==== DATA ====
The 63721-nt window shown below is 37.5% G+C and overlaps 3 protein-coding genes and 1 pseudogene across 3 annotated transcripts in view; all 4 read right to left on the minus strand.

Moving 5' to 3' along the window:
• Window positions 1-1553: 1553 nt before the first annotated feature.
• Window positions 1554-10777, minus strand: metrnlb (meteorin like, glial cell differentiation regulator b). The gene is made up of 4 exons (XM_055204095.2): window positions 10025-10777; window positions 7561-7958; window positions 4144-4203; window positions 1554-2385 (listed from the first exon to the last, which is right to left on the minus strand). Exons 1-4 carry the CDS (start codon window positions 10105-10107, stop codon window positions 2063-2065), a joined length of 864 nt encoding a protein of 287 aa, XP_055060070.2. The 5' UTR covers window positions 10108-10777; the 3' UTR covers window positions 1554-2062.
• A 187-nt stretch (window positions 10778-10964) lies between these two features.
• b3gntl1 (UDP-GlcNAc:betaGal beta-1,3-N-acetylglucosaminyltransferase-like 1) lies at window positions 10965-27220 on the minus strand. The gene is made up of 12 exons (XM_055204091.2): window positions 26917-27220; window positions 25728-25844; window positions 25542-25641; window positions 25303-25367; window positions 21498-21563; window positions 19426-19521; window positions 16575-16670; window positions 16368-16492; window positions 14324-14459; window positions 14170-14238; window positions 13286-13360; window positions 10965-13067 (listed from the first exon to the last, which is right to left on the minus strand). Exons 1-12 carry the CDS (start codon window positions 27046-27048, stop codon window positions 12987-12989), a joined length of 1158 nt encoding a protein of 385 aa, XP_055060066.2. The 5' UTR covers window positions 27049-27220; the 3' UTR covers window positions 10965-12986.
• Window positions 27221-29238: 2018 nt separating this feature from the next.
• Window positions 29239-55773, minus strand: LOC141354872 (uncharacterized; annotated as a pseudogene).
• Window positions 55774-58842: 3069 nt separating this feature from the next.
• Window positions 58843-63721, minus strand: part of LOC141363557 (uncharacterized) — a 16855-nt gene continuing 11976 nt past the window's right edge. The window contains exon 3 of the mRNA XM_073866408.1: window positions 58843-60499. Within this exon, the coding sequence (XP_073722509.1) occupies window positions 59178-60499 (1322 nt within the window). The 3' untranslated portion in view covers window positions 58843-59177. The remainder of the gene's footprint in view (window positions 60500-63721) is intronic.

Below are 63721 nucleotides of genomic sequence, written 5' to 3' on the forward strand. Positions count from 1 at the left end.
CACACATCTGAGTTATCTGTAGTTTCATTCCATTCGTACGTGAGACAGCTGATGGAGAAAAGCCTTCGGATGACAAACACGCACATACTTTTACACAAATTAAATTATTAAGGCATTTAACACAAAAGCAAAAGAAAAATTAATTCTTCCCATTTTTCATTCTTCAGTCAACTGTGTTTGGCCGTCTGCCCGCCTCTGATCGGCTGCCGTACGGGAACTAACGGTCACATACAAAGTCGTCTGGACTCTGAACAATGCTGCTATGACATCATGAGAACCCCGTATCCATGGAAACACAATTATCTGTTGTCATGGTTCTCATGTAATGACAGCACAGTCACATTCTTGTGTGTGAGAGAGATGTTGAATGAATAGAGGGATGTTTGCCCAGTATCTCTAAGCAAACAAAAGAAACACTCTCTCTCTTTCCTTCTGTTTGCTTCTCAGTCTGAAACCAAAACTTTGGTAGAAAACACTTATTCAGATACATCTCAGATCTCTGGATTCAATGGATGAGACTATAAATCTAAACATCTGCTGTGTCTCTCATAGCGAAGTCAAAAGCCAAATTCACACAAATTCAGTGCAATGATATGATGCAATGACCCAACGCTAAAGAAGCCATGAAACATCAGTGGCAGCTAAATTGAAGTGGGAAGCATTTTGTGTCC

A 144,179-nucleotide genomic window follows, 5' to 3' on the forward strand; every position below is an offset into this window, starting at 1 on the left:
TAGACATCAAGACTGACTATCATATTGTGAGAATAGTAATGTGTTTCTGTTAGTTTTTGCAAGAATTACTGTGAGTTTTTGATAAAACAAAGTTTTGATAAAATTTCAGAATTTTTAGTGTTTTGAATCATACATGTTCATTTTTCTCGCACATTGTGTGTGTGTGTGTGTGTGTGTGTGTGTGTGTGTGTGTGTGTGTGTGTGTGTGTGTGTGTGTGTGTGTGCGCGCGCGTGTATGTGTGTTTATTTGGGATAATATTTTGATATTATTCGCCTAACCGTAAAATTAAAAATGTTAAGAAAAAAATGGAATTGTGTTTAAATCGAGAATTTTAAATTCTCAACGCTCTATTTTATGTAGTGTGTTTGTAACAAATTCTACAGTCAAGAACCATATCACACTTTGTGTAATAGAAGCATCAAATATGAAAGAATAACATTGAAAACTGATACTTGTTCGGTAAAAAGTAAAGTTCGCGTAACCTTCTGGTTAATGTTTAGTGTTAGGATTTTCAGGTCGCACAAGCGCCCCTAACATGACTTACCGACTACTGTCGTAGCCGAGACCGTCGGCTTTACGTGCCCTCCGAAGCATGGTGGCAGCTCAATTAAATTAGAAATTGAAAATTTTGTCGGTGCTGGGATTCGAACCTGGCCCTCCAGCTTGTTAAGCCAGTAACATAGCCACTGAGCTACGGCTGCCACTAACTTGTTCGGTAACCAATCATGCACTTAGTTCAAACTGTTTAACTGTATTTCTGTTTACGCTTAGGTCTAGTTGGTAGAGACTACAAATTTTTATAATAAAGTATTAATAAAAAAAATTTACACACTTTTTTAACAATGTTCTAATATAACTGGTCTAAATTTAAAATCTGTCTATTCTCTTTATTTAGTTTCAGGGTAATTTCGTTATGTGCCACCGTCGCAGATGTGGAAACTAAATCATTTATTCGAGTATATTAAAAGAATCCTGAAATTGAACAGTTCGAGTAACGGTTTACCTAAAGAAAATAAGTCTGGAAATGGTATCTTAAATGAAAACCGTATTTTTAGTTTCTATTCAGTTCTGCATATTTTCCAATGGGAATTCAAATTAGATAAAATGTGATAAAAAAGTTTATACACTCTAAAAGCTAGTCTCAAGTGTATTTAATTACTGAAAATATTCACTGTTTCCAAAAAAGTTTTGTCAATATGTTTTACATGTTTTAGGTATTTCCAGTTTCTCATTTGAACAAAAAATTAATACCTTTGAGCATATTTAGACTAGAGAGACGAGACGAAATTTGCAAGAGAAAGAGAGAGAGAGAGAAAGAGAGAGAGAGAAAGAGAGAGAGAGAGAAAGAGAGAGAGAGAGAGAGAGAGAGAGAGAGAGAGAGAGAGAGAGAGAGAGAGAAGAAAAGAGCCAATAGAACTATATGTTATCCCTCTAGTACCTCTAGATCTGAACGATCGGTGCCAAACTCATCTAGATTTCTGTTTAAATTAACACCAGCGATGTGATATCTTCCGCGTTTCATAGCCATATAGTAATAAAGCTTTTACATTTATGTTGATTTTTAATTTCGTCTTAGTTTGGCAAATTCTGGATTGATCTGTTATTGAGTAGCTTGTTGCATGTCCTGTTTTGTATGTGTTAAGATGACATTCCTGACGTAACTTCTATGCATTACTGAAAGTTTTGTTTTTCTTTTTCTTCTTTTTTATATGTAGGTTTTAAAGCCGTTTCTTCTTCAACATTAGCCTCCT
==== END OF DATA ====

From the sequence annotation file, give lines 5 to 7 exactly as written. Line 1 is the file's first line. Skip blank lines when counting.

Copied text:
• A 187-nt stretch (window positions 10778-10964) lies between these two features.
• b3gntl1 (UDP-GlcNAc:betaGal beta-1,3-N-acetylglucosaminyltransferase-like 1) lies at window positions 10965-27220 on the minus strand. The gene is made up of 12 exons (XM_055204091.2): window positions 26917-27220; window positions 25728-25844; window positions 25542-25641; window positions 25303-25367; window positions 21498-21563; window positions 19426-19521; window positions 16575-16670; window positions 16368-16492; window positions 14324-14459; window positions 14170-14238; window positions 13286-13360; window positions 10965-13067 (listed from the first exon to the last, which is right to left on the minus strand). Exons 1-12 carry the CDS (start codon window positions 27046-27048, stop codon window positions 12987-12989), a joined length of 1158 nt encoding a protein of 385 aa, XP_055060066.2. The 5' UTR covers window positions 27049-27220; the 3' UTR covers window positions 10965-12986.
• Window positions 27221-29238: 2018 nt separating this feature from the next.